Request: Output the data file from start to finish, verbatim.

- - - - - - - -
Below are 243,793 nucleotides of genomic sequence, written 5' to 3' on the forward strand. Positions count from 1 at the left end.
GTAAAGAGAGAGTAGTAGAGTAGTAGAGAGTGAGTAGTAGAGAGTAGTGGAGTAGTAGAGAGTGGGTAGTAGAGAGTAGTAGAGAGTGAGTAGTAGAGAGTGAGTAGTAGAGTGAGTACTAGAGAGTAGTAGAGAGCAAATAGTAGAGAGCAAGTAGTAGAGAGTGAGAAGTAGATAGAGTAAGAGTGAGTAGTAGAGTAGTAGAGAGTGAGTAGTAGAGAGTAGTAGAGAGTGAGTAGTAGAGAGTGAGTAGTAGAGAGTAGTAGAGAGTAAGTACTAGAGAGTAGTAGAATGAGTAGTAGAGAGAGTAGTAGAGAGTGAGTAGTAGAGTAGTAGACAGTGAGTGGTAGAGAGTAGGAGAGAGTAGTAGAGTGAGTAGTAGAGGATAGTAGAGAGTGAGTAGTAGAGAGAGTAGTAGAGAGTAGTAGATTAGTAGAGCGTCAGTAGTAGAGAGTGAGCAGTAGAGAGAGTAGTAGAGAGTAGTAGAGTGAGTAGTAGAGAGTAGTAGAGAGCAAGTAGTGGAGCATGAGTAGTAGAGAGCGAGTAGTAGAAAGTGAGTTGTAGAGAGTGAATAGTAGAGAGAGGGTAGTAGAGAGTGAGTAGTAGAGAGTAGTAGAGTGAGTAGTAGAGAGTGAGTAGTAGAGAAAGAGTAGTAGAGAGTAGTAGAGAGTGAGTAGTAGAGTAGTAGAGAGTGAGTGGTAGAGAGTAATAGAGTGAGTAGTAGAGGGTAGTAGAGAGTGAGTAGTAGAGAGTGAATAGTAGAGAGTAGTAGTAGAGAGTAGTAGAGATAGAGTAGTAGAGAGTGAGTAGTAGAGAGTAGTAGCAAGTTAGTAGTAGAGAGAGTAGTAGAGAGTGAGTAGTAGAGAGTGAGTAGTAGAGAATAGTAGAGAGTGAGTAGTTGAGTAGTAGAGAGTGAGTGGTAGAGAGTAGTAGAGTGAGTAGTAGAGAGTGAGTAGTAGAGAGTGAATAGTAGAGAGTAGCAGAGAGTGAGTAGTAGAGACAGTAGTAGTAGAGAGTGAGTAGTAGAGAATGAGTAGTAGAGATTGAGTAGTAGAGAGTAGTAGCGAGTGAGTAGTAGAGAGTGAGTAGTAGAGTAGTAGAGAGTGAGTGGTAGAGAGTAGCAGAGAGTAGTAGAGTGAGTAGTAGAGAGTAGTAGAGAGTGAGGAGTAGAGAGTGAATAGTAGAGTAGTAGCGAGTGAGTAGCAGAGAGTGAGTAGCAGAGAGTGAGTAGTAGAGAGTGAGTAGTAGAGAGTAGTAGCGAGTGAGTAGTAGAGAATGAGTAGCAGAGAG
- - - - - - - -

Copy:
Below are 243,793 nucleotides of genomic sequence, written 5' to 3' on the forward strand. Positions count from 1 at the left end.
GTAAAGAGAGAGTAGTAGAGTAGTAGAGAGTGAGTAGTAGAGAGTAGTGGAGTAGTAGAGAGTGGGTAGTAGAGAGTAGTAGAGAGTGAGTAGTAGAGAGTGAGTAGTAGAGTGAGTACTAGAGAGTAGTAGAGAGCAAATAGTAGAGAGCAAGTAGTAGAGAGTGAGAAGTAGATAGAGTAAGAGTGAGTAGTAGAGTAGTAGAGAGTGAGTAGTAGAGAGTAGTAGAGAGTGAGTAGTAGAGAGTGAGTAGTAGAGAGTAGTAGAGAGTAAGTACTAGAGAGTAGTAGAATGAGTAGTAGAGAGAGTAGTAGAGAGTGAGTAGTAGAGTAGTAGACAGTGAGTGGTAGAGAGTAGGAGAGAGTAGTAGAGTGAGTAGTAGAGGATAGTAGAGAGTGAGTAGTAGAGAGAGTAGTAGAGAGTAGTAGATTAGTAGAGCGTCAGTAGTAGAGAGTGAGCAGTAGAGAGAGTAGTAGAGAGTAGTAGAGTGAGTAGTAGAGAGTAGTAGAGAGCAAGTAGTGGAGCATGAGTAGTAGAGAGCGAGTAGTAGAAAGTGAGTTGTAGAGAGTGAATAGTAGAGAGAGGGTAGTAGAGAGTGAGTAGTAGAGAGTAGTAGAGTGAGTAGTAGAGAGTGAGTAGTAGAGAAAGAGTAGTAGAGAGTAGTAGAGAGTGAGTAGTAGAGTAGTAGAGAGTGAGTGGTAGAGAGTAATAGAGTGAGTAGTAGAGGGTAGTAGAGAGTGAGTAGTAGAGAGTGAATAGTAGAGAGTAGTAGTAGAGAGTAGTAGAGATAGAGTAGTAGAGAGTGAGTAGTAGAGAGTAGTAGCAAGTTAGTAGTAGAGAGAGTAGTAGAGAGTGAGTAGTAGAGAGTGAGTAGTAGAGAATAGTAGAGAGTGAGTAGTTGAGTAGTAGAGAGTGAGTGGTAGAGAGTAGTAGAGTGAGTAGTAGAGAGTGAGTAGTAGAGAGTGAATAGTAGAGAGTAGCAGAGAGTGAGTAGTAGAGACAGTAGTAGTAGAGAGTGAGTAGTAGAGAATGAGTAGTAGAGATTGAGTAGTAGAGAGTAGTAGCGAGTGAGTAGTAGAGAGTGAGTAGTAGAGTAGTAGAGAGTGAGTGGTAGAGAGTAGCAGAGAGTAGTAGAGTGAGTAGTAGAGAGTAGTAGAGAGTGAGGAGTAGAGAGTGAATAGTAGAGTAGTAGCGAGTGAGTAGCAGAGAGTGAGTAGCAGAGAGTGAGTAGTAGAGAGTGAGTAGTAGAGAGTAGTAGCGAGTGAGTAGTAGAGAATGAGTAGCAGAGAG